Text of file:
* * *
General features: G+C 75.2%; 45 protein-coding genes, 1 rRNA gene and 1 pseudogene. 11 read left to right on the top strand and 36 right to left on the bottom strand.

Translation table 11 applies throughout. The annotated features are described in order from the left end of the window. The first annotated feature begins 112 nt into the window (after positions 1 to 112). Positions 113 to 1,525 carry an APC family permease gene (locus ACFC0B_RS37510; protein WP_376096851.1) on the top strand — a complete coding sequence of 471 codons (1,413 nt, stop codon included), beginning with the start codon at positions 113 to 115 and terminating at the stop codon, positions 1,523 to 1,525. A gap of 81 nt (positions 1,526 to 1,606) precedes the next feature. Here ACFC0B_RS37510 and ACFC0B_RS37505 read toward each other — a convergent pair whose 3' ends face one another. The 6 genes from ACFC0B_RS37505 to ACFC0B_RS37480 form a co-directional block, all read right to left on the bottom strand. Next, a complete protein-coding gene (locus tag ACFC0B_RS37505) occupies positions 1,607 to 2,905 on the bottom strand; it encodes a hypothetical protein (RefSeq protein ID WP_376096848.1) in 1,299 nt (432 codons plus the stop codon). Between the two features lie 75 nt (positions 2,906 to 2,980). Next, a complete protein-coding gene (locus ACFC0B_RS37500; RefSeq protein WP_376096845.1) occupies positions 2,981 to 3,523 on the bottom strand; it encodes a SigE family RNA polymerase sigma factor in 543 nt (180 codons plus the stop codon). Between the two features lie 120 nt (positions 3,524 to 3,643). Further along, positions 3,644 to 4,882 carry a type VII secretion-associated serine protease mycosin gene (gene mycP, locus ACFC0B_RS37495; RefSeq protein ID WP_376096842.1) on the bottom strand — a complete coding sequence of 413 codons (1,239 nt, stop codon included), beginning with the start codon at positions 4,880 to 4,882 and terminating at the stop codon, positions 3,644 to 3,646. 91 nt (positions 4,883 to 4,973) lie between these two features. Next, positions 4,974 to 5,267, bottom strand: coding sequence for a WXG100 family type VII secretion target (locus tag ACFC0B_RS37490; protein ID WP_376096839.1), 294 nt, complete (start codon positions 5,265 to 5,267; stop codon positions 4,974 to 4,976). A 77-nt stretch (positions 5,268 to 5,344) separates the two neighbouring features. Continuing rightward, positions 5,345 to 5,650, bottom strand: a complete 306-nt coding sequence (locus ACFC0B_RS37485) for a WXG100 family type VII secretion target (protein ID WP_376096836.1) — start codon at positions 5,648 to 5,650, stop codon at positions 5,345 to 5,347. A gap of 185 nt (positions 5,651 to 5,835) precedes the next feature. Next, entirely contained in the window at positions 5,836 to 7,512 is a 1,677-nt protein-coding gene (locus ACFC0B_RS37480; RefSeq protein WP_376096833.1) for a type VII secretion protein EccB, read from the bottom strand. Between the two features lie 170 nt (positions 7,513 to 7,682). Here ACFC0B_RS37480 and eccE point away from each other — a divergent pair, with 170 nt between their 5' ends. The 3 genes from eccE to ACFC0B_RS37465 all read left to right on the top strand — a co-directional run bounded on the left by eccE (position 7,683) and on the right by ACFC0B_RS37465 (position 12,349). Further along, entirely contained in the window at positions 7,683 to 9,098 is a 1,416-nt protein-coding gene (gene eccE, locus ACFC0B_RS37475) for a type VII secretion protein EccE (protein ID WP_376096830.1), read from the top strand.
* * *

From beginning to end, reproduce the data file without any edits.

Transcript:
General features: G+C 75.2%; 45 protein-coding genes, 1 rRNA gene and 1 pseudogene. 11 read left to right on the top strand and 36 right to left on the bottom strand.

Translation table 11 applies throughout. The annotated features are described in order from the left end of the window. The first annotated feature begins 112 nt into the window (after positions 1 to 112). Positions 113 to 1,525 carry an APC family permease gene (locus ACFC0B_RS37510; protein WP_376096851.1) on the top strand — a complete coding sequence of 471 codons (1,413 nt, stop codon included), beginning with the start codon at positions 113 to 115 and terminating at the stop codon, positions 1,523 to 1,525. A gap of 81 nt (positions 1,526 to 1,606) precedes the next feature. Here ACFC0B_RS37510 and ACFC0B_RS37505 read toward each other — a convergent pair whose 3' ends face one another. The 6 genes from ACFC0B_RS37505 to ACFC0B_RS37480 form a co-directional block, all read right to left on the bottom strand. Next, a complete protein-coding gene (locus tag ACFC0B_RS37505) occupies positions 1,607 to 2,905 on the bottom strand; it encodes a hypothetical protein (RefSeq protein ID WP_376096848.1) in 1,299 nt (432 codons plus the stop codon). Between the two features lie 75 nt (positions 2,906 to 2,980). Next, a complete protein-coding gene (locus ACFC0B_RS37500; RefSeq protein WP_376096845.1) occupies positions 2,981 to 3,523 on the bottom strand; it encodes a SigE family RNA polymerase sigma factor in 543 nt (180 codons plus the stop codon). Between the two features lie 120 nt (positions 3,524 to 3,643). Further along, positions 3,644 to 4,882 carry a type VII secretion-associated serine protease mycosin gene (gene mycP, locus ACFC0B_RS37495; RefSeq protein ID WP_376096842.1) on the bottom strand — a complete coding sequence of 413 codons (1,239 nt, stop codon included), beginning with the start codon at positions 4,880 to 4,882 and terminating at the stop codon, positions 3,644 to 3,646. 91 nt (positions 4,883 to 4,973) lie between these two features. Next, positions 4,974 to 5,267, bottom strand: coding sequence for a WXG100 family type VII secretion target (locus tag ACFC0B_RS37490; protein ID WP_376096839.1), 294 nt, complete (start codon positions 5,265 to 5,267; stop codon positions 4,974 to 4,976). A 77-nt stretch (positions 5,268 to 5,344) separates the two neighbouring features. Continuing rightward, positions 5,345 to 5,650, bottom strand: a complete 306-nt coding sequence (locus ACFC0B_RS37485) for a WXG100 family type VII secretion target (protein ID WP_376096836.1) — start codon at positions 5,648 to 5,650, stop codon at positions 5,345 to 5,347. A gap of 185 nt (positions 5,651 to 5,835) precedes the next feature. Next, entirely contained in the window at positions 5,836 to 7,512 is a 1,677-nt protein-coding gene (locus ACFC0B_RS37480; RefSeq protein WP_376096833.1) for a type VII secretion protein EccB, read from the bottom strand. Between the two features lie 170 nt (positions 7,513 to 7,682). Here ACFC0B_RS37480 and eccE point away from each other — a divergent pair, with 170 nt between their 5' ends. The 3 genes from eccE to ACFC0B_RS37465 all read left to right on the top strand — a co-directional run bounded on the left by eccE (position 7,683) and on the right by ACFC0B_RS37465 (position 12,349). Further along, entirely contained in the window at positions 7,683 to 9,098 is a 1,416-nt protein-coding gene (gene eccE, locus ACFC0B_RS37475) for a type VII secretion protein EccE (protein ID WP_376096830.1), read from the top strand.